TV review by
Anne Louise Bannon, Common Sense Media
Pitchmen TV Poster Image
Secrets of the infomercial exposed; OK for older kids.

Parents say

age 17+
Based on 1 review

Kids say

age 9+
Based on 1 review

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A lot or a little?

The parents' guide to what's in this TV show.

Positive Messages

The show exposes some of the direct-order industry's sometimes-misleading "tricks of the trade" -- as in one case where the host chooses not to go through with a demonstration and someone else's hand is substituted.

Positive Role Models & Representations

The two hosts don't really get along and frequently put each other down, although they're not vicious about it. Most of the featured inventors are men, and the show seems somewhat male-centric in its overall sensibility. In one case, for example, the inventor of a baby bottle holder for busy mothers is told that the market for her product is too small, while a product for GPS owners gets the go-ahead.


One product demonstration, which is repeated multiple times to prove a product's effectiveness, shows a hammer being slammed down onto a hand sandwiched between shock-absorbing gel; in the same episode, an SUV is driven over the hand-and-gel sandwich. But the whole point is that no one gets injured.


Audible language includes words like "piss" and "crapp"; "ass" and "f--k" are bleeped.


The show is about real-world advertising, so many products are mentioned and shown. But even given that context, it doesn't feel excessive -- it's more about providing context and/or because they're part of the working environment.

Drinking, Drugs & Smoking

Occasional scenes of wine drinking as part of a celebration.

What parents need to know

Parents need to know that this show about how commercials are made for direct-order products might make you think twice the next time you see an infomerical on TV. Not surprisingly, many real-world products are featured, and some of the industry's tricks of the trade are exposed. While the topic may not appeal to many kids, there's not much in the way of age-inappropriate content except for a few bleeped swear words and occasional celebratory drinks. There is a lot of bickering between the hosts, but it's not mean-spirited.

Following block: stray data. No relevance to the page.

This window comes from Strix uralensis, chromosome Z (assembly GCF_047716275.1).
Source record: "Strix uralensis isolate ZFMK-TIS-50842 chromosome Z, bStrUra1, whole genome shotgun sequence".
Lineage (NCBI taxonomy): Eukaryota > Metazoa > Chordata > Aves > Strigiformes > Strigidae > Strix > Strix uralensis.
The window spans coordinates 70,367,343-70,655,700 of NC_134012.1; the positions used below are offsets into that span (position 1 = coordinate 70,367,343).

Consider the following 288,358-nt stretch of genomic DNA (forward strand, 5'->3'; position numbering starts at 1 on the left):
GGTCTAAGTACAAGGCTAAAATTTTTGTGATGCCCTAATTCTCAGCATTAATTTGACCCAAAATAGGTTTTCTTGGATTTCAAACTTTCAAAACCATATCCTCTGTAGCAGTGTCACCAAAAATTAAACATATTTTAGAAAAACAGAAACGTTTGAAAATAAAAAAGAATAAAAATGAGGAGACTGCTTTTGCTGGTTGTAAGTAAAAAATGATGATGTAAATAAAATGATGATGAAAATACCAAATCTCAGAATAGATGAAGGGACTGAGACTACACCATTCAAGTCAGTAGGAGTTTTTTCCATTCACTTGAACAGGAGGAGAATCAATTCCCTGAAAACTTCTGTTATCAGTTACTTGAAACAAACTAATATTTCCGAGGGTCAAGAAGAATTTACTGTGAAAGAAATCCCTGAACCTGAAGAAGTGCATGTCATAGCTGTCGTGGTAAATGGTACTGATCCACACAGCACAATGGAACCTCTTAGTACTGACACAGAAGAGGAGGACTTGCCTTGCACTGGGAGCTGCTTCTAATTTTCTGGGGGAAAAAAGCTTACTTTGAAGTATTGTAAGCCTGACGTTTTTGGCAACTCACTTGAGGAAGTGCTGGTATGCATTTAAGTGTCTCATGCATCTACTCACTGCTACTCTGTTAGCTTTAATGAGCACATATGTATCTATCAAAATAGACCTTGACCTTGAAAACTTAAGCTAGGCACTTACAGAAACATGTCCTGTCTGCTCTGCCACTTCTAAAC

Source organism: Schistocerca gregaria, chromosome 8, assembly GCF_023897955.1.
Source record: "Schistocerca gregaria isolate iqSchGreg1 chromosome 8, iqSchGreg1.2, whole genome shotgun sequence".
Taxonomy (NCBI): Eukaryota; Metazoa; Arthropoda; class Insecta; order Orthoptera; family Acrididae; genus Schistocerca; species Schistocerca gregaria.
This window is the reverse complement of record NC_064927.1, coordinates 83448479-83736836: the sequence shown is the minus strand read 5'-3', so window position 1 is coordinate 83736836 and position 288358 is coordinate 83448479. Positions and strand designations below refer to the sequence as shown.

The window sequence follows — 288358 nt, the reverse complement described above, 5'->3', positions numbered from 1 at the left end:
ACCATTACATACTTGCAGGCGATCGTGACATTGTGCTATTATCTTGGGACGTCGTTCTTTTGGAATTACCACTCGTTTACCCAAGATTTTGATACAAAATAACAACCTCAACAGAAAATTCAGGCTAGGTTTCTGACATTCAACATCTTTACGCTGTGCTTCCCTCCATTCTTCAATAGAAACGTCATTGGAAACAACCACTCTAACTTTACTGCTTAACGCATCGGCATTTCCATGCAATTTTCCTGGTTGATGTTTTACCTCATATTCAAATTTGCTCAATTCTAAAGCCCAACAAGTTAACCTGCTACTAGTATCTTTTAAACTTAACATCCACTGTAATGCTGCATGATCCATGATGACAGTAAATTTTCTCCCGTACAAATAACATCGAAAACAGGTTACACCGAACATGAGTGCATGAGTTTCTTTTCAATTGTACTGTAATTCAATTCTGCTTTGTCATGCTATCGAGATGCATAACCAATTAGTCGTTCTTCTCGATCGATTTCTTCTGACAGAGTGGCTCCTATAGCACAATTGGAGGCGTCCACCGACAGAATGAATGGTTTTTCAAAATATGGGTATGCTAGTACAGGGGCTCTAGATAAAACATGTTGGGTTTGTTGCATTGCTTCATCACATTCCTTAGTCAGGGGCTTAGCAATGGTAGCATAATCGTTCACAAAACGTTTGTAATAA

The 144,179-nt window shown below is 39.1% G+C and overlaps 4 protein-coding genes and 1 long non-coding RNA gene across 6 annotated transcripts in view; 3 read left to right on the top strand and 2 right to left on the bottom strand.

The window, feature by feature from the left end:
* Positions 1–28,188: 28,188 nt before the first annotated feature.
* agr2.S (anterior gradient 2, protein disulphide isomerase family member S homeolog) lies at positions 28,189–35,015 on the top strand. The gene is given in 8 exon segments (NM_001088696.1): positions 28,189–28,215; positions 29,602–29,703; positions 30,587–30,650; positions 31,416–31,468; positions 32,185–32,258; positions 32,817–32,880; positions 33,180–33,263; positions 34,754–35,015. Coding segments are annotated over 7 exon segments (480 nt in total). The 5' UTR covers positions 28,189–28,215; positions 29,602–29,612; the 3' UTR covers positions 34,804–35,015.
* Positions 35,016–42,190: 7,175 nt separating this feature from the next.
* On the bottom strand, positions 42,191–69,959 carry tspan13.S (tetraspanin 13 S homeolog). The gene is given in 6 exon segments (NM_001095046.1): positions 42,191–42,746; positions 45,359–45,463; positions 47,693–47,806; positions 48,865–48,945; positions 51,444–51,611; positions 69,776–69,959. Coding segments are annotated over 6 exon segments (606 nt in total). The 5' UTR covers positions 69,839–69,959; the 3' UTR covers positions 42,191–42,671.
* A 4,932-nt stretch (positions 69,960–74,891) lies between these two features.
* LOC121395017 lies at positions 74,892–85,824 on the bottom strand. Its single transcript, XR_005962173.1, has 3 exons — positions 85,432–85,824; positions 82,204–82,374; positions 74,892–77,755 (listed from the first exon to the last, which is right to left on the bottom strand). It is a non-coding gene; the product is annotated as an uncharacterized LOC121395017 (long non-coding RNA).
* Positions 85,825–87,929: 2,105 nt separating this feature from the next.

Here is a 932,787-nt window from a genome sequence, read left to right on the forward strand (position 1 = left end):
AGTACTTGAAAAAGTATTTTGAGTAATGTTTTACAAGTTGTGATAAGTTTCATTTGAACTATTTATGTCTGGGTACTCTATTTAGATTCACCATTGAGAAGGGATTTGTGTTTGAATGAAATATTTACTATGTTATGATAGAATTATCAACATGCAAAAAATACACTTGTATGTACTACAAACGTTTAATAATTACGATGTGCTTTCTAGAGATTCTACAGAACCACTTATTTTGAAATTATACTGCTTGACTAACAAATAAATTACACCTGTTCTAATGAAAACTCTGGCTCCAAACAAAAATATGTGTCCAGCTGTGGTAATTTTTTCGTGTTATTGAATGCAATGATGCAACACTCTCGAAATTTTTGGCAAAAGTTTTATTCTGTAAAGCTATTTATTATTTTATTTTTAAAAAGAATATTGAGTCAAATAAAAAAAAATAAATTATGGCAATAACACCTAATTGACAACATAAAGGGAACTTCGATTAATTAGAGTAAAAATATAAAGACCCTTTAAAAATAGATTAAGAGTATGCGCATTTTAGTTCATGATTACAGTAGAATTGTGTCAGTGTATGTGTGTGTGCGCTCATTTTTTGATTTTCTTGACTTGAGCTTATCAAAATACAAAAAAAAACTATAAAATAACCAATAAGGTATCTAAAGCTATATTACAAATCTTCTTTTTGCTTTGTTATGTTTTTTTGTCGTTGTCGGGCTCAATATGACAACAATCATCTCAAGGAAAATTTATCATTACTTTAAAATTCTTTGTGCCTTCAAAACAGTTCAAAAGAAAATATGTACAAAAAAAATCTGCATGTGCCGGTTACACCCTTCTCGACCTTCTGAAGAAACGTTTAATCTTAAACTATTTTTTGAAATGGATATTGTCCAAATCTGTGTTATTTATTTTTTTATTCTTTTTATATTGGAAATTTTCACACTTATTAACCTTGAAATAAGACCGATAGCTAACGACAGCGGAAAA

User Reviews

  • Parents say
  • Kids say
Adult Written byscrublade June 22, 2009


This show says it features new inventions but what I have seen is it copies other peoples products and features them as there own. Not very good for business...... Continue reading
Kid, 11 years old June 28, 2009

RIP Billy Mays

RIP Billy Mays!! Oxy clean rox!!!

What's the story?

But wait, there's more! In a way, PITCHMEN is, at its core, about how that iconic phrase has become a part of our cultural lexicon. Infomercial hosts Billy Mays and Anthony "Sully" Sullivan work with inventors of various odd products to make ads for the direct-order market. The series documents the process all the way from the inventor's pitch to how some of the products are made to how well they eventually do on the market.

Is it any good?

Pitchmen is suprisingly fun. While watching Mays and Sullivan bicker might get grating after an episode or two, the process is fascinating and the storytelling is clean and even funny at times. And there are lots of engaging interviews with the inventors.

While the hosts clearly relish their role in helping inventors make their dreams come true, they do place a lot of emphasis on products. That said, a lot of those products are designed to make people's lives better, and ultimately, that's what sells -- so it's a win-win situation, with or without a special bonus offer thrown in.

Talk to your kids about ...

  • Families can talk about what this show teaches viewers about how products are marketed. What tactics do the hosts use? How does that affect your perception of the product they're demonstrating?

  • How are the techniques described here similar to and different from those used in more conventional advertising? Which has a stronger impact on you? Why?

TV details

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